At no time where these individual items ever joined by any other item or font. They used only the power of sound, voice and lighting to impact these insignificant items upon the audience. The musical directors synthesized the elements of sound most successfully. The initial third of the advert relied heavily upon the slightly enhanced sound made by a rolling nut or rotating coin. The almost unnoticeable use of additional sound track was introduced in a 'sinodial' outcome. The first sign of additional sound was the chimes from a large church bell, and then the solder was accompanied with a harmonious tone of violin.

After the initial silence of the screen a transposition from a low to a high choir effect was used to re-establish the silent communication between the viewer and the advert. Their tactics changed once the final product morphed upon the screen. The background sound was de-prioritised allowing the narrator to inform the viewers about their competitiveness, ease of access and professionalism. Media Essay - 2 Adverts (TV & Magazine Ad) Comparisons I believe that both advertising company's have compiled a strong campaign for the media type they were targeted for.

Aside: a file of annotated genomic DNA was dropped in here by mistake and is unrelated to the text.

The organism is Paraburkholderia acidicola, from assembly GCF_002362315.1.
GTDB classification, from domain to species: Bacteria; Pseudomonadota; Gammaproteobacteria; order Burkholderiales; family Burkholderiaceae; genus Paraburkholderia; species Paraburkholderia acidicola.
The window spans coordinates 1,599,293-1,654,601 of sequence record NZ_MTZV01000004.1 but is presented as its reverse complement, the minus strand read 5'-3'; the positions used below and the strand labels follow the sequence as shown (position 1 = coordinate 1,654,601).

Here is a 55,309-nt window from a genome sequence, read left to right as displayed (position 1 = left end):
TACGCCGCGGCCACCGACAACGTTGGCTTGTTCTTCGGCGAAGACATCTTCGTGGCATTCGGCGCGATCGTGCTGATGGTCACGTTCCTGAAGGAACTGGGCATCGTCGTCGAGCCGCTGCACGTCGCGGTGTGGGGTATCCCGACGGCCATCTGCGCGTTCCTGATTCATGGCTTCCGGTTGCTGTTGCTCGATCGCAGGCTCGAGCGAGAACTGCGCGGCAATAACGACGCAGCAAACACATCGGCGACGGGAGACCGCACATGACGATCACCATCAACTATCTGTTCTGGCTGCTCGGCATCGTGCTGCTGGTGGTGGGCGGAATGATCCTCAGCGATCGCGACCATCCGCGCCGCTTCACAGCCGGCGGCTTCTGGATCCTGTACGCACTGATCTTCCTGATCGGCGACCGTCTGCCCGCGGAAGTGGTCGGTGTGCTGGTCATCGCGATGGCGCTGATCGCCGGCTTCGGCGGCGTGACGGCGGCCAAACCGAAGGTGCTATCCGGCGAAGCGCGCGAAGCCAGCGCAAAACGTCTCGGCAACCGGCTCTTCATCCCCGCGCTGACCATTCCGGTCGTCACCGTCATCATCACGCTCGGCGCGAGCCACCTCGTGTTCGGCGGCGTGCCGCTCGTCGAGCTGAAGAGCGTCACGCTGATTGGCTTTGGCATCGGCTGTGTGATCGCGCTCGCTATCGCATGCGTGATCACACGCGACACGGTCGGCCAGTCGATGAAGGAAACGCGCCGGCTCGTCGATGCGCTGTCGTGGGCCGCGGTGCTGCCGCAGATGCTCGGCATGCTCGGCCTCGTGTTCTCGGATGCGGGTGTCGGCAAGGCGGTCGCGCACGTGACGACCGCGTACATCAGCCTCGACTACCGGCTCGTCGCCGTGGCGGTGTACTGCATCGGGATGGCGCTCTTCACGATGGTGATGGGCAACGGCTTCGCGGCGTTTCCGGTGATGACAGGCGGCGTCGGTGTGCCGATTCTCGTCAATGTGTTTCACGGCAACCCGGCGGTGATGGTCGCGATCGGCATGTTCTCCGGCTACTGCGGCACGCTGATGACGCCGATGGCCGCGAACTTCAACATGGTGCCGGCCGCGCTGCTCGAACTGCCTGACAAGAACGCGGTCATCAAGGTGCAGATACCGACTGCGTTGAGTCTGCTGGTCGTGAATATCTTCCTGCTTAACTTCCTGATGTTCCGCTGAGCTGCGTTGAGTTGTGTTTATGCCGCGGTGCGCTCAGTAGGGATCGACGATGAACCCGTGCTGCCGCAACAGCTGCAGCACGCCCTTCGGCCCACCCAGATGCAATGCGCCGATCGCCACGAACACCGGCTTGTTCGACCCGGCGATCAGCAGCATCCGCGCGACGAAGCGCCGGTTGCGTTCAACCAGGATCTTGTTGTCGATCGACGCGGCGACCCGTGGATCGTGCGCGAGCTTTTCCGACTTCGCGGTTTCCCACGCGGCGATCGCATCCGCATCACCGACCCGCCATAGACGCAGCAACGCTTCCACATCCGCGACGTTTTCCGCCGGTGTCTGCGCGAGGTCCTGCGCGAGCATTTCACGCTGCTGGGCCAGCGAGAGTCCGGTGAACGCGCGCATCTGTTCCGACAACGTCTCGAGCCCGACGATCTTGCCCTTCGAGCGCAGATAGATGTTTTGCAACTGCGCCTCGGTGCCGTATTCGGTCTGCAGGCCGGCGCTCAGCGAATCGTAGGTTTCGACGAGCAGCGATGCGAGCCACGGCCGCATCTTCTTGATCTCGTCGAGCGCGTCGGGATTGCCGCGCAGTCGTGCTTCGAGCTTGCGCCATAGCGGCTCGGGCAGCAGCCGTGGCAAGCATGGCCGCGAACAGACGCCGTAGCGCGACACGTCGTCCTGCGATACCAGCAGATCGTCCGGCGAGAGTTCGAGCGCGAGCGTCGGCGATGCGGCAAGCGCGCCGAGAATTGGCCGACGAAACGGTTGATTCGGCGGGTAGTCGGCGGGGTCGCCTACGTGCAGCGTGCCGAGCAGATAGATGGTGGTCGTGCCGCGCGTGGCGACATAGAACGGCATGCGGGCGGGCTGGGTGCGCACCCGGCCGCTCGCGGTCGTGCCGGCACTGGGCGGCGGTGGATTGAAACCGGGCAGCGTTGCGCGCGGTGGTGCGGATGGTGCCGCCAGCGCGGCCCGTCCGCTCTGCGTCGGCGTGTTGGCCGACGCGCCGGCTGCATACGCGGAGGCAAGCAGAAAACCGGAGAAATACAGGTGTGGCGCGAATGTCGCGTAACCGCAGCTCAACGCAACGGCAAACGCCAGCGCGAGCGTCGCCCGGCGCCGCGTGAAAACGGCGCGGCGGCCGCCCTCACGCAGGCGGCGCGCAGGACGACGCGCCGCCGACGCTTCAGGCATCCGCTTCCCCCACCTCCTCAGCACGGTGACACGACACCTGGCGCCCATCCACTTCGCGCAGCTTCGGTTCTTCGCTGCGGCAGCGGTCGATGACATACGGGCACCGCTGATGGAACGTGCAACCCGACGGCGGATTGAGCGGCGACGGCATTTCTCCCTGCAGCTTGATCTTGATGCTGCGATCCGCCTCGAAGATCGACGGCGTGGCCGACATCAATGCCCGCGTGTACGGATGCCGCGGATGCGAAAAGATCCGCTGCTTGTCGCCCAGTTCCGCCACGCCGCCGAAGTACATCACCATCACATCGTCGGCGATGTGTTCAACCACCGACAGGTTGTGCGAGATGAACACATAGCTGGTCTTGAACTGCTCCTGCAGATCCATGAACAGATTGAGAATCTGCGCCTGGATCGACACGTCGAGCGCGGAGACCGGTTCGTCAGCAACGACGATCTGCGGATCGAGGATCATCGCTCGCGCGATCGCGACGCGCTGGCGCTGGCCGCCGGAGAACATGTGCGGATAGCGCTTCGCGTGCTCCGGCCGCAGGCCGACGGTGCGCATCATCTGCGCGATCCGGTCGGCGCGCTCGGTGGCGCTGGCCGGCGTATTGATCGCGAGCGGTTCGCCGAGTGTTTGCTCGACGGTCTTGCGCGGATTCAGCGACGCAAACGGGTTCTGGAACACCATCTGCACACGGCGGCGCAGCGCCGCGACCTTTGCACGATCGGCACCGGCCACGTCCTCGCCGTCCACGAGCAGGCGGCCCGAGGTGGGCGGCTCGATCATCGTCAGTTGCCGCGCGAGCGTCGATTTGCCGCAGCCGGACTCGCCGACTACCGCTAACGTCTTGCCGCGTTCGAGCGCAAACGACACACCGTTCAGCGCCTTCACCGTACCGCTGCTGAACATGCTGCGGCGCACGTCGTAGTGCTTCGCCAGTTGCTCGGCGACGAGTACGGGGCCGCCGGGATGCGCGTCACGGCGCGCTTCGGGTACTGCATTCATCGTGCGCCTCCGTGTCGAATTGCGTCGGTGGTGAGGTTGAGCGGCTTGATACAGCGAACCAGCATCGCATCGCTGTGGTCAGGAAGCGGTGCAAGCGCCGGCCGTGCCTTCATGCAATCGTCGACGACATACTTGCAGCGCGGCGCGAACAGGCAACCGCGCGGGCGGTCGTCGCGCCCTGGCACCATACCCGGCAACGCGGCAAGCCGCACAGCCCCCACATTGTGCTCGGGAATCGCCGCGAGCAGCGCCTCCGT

Though Migraleve could transgress onto the media of TV it would inevitably become extremely costly to the company due to the 3D effects needed around the skull. Similarly the MBMA would lose its originality in print and end up being a bland everyday credit card advert usually randomly placed inside a fashion magazine with no credibility at all. Both adverts in my opinion specifically targeted audiences well, with Migraleve's emphatic use of creative graphics to engage the fellow sufferer's interest, and MBMA's simplistic but sleek and up to date credit card advert to entertain but contain an importance between both parties.

They have equally used other objects, the moon and everyday items to add an initial sense of experience to their campaign before the object is revealed beside it or around it. MBMA's promotion is attempting to link the use of a credit card to part of a 'normal day's routine', whereas the symbolic use of the moon in Migraleve's campaign has been selected to portray the light and dark surfaces of the moon, or life with or without a campaign.

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Dark and Eerie Advert for Migraine Relief. (2018, Feb 04). Retrieved from https://phdessay.com/comparing-2-adverts/